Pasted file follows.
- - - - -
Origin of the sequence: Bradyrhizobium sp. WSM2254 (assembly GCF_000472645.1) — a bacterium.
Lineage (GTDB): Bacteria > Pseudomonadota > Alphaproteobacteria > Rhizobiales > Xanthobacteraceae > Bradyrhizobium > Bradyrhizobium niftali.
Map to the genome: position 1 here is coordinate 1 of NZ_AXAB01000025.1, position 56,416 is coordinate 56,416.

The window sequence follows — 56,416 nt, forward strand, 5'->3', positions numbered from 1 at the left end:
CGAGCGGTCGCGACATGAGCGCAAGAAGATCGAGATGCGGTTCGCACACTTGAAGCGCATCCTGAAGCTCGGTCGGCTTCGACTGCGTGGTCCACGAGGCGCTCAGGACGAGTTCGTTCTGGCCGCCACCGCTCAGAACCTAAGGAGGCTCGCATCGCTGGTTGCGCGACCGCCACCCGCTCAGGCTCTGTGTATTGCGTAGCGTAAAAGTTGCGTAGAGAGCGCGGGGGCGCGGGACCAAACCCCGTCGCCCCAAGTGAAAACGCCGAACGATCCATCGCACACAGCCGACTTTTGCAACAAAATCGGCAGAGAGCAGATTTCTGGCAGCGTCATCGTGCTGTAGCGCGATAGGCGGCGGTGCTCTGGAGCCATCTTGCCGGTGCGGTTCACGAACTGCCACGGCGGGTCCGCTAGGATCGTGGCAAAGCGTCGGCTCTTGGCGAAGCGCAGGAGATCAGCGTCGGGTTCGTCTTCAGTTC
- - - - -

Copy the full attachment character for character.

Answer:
Origin of the sequence: Bradyrhizobium sp. WSM2254 (assembly GCF_000472645.1) — a bacterium.
Lineage (GTDB): Bacteria > Pseudomonadota > Alphaproteobacteria > Rhizobiales > Xanthobacteraceae > Bradyrhizobium > Bradyrhizobium niftali.
Map to the genome: position 1 here is coordinate 1 of NZ_AXAB01000025.1, position 56,416 is coordinate 56,416.

The window sequence follows — 56,416 nt, forward strand, 5'->3', positions numbered from 1 at the left end:
CGAGCGGTCGCGACATGAGCGCAAGAAGATCGAGATGCGGTTCGCACACTTGAAGCGCATCCTGAAGCTCGGTCGGCTTCGACTGCGTGGTCCACGAGGCGCTCAGGACGAGTTCGTTCTGGCCGCCACCGCTCAGAACCTAAGGAGGCTCGCATCGCTGGTTGCGCGACCGCCACCCGCTCAGGCTCTGTGTATTGCGTAGCGTAAAAGTTGCGTAGAGAGCGCGGGGGCGCGGGACCAAACCCCGTCGCCCCAAGTGAAAACGCCGAACGATCCATCGCACACAGCCGACTTTTGCAACAAAATCGGCAGAGAGCAGATTTCTGGCAGCGTCATCGTGCTGTAGCGCGATAGGCGGCGGTGCTCTGGAGCCATCTTGCCGGTGCGGTTCACGAACTGCCACGGCGGGTCCGCTAGGATCGTGGCAAAGCGTCGGCTCTTGGCGAAGCGCAGGAGATCAGCGTCGGGTTCGTCTTCAGTTC